The clenched fist injury classically occurs when the metacarpophalangeal (MCP) joint contacts human teeth, resulting in a laceration. Many patients will not divulge the true circumstances surrounding the injury; all wounds at the MCP joint, especially of the dominant hand, must be considered a fight bite until proven otherwise. Serious complications can result, including infection, loss of function, and amputation. Most wounds are polymicrobial. Patients who present early may have little evidence of intra-articular injury on examination, whereas those who present more than 18 hours after injury are more likely to have evidence of infection, including pain, swelling, erythema, and purulent drainage.
Management and Disposition
All wounds should be irrigated, debrided, explored, and immobilized. Patients should receive antibiotics directed at both oral and skin flora. Augmentin is the treatment of choice unless a patient has a penicillin allergy. Tetanus prophylaxis is given if needed. Radiographs should be obtained to evaluate for fractures and foreign bodies. These wounds should never be closed and should be allowed to heal by secondary intention. Reliable patients who present early, without evidence of infection or significant comorbidity, and no involvement of bone, joint, or tendon, may be treated on an outpatient basis with 24-hour follow-up. Any patient who does not meet these requirements must be hospitalized for intravenous antibiotics and wound care.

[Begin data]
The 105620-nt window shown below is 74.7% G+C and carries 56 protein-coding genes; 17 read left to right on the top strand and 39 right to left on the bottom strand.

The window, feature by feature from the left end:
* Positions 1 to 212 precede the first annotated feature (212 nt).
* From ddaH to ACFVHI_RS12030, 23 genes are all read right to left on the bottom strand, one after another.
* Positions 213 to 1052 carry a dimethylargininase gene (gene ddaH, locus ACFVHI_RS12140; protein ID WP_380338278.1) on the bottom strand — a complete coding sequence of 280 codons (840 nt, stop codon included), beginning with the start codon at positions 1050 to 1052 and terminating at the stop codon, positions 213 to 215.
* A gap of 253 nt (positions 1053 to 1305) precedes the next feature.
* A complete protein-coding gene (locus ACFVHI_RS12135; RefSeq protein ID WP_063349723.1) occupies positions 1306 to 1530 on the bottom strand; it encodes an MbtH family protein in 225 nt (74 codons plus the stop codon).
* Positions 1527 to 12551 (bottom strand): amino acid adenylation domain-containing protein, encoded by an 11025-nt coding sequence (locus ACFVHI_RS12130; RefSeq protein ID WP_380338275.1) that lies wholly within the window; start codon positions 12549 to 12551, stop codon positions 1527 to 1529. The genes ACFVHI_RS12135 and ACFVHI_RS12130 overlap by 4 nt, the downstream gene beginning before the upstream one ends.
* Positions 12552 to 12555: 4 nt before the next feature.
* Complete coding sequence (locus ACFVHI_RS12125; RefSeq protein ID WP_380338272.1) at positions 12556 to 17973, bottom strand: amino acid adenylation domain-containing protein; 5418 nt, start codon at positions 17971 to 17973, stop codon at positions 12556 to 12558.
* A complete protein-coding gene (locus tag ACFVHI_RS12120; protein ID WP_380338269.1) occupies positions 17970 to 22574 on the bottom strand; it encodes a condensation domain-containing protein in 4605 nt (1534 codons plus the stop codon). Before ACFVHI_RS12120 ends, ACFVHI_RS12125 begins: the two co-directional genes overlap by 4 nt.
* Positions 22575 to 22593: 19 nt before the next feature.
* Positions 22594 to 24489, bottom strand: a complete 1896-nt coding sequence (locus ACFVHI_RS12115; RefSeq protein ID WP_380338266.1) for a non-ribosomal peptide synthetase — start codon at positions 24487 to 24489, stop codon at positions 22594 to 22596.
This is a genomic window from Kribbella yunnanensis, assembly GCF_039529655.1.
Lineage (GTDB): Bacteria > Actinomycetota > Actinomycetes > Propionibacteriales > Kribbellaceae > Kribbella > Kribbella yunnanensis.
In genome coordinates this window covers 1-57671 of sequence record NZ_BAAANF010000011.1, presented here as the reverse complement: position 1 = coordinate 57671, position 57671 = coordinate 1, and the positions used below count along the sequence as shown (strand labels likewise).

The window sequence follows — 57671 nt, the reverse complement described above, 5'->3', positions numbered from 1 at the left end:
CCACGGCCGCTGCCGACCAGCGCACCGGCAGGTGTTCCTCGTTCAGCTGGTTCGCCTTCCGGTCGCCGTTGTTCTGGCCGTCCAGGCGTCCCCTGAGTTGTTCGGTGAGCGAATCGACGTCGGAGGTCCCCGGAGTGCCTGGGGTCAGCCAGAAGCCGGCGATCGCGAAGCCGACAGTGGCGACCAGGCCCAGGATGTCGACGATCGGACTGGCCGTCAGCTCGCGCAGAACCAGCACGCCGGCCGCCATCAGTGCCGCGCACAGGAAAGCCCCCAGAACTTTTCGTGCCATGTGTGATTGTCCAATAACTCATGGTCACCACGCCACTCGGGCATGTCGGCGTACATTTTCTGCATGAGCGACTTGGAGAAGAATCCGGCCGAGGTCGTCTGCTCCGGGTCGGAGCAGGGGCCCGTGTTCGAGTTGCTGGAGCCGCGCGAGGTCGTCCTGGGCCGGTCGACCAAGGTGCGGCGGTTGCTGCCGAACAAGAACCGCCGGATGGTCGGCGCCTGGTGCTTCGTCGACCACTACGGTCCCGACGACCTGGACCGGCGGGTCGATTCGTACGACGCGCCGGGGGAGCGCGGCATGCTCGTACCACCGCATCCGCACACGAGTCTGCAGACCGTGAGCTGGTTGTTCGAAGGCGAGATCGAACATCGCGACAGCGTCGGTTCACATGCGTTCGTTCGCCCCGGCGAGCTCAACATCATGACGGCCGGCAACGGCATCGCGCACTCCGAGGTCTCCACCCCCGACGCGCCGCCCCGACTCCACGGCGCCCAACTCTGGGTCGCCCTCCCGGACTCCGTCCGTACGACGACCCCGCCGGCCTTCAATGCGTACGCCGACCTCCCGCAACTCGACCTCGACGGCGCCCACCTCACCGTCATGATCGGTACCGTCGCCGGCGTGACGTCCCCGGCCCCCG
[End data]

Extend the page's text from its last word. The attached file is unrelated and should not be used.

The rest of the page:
Complications include cellulitis, lymphangitis, septic arthritis, abscess formation, osteomyelitis, and flexor tenosynovitis.
All wounds need to be examined in full flexion and extension to evaluate for tendon injuries.
Clenched Fist Injury. The lacerations in this photograph were sustained from teeth during a fight. Note the subtle black ink stamp across the proximal metacarpals possibly revealing a clue about the wound’s etiology. (Photo contributor: Lawrence B. Stack, MD.)